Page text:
A Chief Marketing Officer leads the marketing operations of an organization. Simple. Except marketing is the umbrella term for a lot of what happens in revenue operations. Between inflated expectations and higher role visibility, CMOs face a lot of scrutiny. Their position is a challenge to acquire and to maintain. Everyone wants the CMO that can manage all the disciplines, marry the art and science of marketing, all while getting all the quick wins without ignoring long-term growth. The CMO will also have to contend with new technologies and keep up with the latest martech infrastructure and digital trends, which often include privacy and data protection legislation. On top of that, unlike other roles, marketing-related mistakes tend to be customer facing. PR disasters, privacy missteps, and even outcomes more directly tied to revenue such as increasing churn, increasing MRC (months to recover CAC (customer acquisition cost)), or a shrinking funnel are all highly noticeable and more easily attributable to lacking marketing leadership.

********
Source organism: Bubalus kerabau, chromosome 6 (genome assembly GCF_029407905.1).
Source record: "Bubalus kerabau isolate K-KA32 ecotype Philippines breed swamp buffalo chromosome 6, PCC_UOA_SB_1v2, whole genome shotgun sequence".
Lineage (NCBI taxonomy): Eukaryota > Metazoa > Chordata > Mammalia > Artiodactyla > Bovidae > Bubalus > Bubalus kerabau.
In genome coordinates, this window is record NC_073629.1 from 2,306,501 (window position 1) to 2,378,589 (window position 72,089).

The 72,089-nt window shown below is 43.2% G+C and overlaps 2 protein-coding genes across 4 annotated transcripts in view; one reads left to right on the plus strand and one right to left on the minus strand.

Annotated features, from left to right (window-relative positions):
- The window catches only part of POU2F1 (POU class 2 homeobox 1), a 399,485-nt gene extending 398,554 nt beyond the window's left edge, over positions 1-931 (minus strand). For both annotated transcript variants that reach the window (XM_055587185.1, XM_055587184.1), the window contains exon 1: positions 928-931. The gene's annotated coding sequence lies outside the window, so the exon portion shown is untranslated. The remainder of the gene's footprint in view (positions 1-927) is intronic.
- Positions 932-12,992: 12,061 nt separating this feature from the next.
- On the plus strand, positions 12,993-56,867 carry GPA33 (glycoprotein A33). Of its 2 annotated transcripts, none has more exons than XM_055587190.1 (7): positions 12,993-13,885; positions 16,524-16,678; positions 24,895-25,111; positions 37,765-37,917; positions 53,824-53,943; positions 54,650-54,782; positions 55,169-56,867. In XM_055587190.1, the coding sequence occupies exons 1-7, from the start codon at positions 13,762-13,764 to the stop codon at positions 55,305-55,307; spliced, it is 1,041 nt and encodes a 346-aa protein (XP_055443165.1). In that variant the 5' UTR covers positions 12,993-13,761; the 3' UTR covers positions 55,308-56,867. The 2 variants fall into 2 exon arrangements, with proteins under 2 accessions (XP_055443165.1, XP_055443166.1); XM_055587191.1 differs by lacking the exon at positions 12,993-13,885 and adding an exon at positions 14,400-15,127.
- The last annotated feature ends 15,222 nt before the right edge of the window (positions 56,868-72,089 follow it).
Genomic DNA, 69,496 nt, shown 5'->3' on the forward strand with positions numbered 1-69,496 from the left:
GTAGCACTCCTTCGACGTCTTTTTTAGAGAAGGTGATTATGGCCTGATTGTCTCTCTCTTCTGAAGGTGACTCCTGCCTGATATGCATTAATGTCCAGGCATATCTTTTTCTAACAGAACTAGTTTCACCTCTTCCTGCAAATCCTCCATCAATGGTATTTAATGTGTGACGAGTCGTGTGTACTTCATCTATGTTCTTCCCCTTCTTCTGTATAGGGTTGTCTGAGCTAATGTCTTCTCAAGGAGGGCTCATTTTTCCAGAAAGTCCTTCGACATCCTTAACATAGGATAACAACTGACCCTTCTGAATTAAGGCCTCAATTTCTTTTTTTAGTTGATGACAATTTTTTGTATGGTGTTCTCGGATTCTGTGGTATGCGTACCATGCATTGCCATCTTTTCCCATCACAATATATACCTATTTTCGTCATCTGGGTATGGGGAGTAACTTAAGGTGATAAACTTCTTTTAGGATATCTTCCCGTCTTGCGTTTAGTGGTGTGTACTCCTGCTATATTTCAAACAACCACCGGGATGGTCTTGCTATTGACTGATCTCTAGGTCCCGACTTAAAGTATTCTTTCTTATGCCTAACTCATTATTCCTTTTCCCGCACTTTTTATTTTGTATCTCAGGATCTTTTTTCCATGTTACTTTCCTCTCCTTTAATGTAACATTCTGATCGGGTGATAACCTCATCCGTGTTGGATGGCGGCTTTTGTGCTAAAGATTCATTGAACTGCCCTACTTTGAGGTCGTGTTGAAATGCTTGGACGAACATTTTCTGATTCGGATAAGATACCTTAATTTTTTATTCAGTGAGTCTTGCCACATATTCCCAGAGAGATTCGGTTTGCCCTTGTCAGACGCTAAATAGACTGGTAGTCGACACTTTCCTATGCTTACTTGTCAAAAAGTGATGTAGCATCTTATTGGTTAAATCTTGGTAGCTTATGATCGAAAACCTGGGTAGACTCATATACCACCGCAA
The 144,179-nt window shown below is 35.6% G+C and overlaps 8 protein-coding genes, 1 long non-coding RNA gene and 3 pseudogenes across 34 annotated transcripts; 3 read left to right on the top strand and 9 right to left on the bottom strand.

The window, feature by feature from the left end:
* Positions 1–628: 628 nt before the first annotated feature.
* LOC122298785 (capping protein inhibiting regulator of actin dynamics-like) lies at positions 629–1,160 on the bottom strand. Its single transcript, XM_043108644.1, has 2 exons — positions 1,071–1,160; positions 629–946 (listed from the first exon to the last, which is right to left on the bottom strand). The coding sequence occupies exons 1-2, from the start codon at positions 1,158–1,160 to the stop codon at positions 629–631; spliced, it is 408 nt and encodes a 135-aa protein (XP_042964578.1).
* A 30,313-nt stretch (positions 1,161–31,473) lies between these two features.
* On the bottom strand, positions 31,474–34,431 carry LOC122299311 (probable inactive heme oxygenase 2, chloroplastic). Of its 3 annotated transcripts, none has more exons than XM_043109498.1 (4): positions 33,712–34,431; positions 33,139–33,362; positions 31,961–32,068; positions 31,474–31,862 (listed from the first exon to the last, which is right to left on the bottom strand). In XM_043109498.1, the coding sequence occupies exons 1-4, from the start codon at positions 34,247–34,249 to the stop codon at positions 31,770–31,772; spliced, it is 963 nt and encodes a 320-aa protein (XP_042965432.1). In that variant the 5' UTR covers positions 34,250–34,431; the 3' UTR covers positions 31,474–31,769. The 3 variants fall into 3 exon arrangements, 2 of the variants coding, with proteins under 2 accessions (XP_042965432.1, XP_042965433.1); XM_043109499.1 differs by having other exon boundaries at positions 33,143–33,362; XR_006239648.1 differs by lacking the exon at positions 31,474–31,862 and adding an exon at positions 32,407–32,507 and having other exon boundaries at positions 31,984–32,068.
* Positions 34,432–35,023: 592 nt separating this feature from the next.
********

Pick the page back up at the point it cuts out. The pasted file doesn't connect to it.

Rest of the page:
So what goes into marketing leadership? More specifically, what are the areas of marketing a CMO ought to look at?
We recently talked about marketing audits, which are a good way to make the rounds of a company’s marketing function. Especially for growing B2B SaaS ventures, marketing starts with a strong Go-to-market strategy and spans across several areas:
As mentioned in the podcast, it can look a little different for younger startups as well, involving quick iteration and A/B testing to identify the optimal segments, channels, messaging, etc. Building processes from scratch is often harder than optimizing pre-existing mechanisms.